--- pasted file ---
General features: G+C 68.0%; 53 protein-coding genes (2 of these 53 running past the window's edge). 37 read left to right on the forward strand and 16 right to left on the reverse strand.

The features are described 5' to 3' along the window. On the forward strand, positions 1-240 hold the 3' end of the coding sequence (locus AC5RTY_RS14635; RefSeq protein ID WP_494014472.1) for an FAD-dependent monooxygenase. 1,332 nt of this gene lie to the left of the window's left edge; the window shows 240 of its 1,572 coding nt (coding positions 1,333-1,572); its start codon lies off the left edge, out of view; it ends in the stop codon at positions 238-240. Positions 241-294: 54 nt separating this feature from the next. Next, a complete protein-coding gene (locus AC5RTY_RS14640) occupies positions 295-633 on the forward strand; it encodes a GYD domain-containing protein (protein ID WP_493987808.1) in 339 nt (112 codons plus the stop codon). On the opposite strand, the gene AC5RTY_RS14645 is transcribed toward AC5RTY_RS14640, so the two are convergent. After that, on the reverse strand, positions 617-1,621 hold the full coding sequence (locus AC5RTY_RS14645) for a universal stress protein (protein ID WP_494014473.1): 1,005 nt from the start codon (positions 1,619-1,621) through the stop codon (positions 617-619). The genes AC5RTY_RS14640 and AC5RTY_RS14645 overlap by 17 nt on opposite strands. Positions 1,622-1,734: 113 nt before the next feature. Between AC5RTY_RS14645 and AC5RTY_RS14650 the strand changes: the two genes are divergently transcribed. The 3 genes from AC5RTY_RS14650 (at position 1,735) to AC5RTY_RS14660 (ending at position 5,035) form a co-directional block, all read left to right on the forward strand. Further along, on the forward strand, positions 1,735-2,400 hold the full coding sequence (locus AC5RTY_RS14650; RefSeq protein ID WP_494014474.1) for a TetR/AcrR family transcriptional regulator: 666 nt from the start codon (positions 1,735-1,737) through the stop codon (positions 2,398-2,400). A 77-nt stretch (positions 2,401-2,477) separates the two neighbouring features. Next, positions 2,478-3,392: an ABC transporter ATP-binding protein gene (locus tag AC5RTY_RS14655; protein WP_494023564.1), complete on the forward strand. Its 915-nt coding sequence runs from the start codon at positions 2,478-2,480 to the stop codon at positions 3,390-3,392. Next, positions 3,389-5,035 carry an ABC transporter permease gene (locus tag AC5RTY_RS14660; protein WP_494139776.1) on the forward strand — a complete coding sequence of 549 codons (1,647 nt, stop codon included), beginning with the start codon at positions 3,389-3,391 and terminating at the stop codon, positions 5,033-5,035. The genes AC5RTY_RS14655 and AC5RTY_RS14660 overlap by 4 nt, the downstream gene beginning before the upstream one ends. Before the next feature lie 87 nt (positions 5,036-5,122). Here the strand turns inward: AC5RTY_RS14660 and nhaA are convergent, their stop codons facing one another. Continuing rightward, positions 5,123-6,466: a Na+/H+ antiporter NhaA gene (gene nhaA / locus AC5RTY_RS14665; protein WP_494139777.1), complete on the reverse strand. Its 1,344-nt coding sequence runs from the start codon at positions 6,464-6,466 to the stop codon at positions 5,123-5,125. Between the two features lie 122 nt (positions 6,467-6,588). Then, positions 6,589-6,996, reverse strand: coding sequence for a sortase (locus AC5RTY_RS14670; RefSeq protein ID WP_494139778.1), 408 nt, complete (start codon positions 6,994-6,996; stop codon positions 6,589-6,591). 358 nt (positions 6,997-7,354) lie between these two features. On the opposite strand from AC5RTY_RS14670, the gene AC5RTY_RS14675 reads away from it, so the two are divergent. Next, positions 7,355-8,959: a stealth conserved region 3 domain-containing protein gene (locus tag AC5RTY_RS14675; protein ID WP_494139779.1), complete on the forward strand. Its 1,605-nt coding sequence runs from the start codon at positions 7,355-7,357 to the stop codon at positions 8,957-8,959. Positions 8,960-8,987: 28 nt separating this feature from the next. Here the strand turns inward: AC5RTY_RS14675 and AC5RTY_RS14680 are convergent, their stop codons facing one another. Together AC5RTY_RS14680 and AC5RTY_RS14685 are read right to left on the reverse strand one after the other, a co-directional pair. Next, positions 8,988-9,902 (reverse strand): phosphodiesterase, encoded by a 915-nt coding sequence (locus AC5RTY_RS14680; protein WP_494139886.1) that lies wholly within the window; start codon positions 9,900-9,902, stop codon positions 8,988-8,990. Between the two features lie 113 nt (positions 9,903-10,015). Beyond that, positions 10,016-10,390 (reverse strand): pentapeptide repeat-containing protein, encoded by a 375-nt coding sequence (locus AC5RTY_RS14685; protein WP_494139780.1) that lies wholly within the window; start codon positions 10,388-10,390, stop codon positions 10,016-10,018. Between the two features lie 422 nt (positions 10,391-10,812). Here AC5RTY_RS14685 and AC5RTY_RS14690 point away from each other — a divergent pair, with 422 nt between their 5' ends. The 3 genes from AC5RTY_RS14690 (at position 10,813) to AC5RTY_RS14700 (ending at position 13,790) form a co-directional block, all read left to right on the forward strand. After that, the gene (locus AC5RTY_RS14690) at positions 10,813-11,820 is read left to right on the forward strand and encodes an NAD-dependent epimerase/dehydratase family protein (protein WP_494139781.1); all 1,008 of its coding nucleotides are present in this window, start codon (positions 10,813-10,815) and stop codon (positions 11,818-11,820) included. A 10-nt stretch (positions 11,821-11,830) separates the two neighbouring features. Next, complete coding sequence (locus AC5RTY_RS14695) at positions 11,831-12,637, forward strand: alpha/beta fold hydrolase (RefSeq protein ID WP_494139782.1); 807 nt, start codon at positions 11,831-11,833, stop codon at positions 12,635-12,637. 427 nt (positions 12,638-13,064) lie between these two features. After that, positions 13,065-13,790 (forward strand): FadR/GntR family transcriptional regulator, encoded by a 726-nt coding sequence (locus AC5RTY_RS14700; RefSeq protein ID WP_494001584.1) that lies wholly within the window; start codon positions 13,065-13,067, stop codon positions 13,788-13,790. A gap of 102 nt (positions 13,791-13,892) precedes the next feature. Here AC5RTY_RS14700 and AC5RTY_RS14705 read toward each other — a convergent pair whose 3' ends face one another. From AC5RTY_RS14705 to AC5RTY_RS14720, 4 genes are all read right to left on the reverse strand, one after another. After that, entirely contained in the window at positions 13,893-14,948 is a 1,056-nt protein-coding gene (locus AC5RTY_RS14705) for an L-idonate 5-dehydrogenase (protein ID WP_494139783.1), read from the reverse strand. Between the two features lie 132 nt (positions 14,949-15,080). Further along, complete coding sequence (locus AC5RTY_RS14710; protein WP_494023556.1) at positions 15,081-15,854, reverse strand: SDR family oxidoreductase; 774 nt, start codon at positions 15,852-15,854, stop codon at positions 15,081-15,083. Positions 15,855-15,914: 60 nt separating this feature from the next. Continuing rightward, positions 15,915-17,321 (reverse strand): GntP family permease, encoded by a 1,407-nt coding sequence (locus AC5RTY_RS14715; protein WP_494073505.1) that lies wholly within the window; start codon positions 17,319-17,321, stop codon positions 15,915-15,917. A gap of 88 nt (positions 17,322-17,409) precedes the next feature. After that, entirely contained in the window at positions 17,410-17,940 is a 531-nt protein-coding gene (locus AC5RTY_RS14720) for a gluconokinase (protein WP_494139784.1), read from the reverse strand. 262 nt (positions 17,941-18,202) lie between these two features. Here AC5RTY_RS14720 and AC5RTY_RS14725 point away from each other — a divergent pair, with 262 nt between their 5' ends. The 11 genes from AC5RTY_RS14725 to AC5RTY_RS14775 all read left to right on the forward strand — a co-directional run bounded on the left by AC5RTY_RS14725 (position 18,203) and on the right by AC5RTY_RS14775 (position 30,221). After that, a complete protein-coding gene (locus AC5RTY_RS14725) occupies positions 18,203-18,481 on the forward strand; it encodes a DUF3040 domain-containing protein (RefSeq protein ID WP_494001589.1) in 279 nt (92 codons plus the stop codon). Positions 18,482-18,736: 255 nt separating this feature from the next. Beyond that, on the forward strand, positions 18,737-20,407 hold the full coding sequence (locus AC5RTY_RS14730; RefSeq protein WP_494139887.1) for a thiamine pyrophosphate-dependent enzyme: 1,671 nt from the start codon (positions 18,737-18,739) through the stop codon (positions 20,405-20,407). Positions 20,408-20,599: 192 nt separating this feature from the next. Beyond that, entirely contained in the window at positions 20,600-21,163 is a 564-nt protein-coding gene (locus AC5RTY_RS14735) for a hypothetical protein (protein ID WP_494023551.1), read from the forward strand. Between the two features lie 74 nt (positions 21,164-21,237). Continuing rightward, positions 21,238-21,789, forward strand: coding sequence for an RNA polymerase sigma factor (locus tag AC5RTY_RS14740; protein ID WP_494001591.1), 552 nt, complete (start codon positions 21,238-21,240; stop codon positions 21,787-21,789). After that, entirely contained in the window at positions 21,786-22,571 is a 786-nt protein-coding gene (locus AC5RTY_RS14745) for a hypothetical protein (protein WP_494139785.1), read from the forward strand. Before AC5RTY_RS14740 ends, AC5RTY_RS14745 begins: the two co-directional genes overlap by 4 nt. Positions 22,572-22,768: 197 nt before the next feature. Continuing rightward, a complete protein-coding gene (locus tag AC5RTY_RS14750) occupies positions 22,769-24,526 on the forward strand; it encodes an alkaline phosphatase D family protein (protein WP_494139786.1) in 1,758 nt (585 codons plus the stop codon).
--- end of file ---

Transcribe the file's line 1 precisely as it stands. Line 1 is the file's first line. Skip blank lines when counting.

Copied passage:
General features: G+C 68.0%; 53 protein-coding genes (2 of these 53 running past the window's edge). 37 read left to right on the forward strand and 16 right to left on the reverse strand.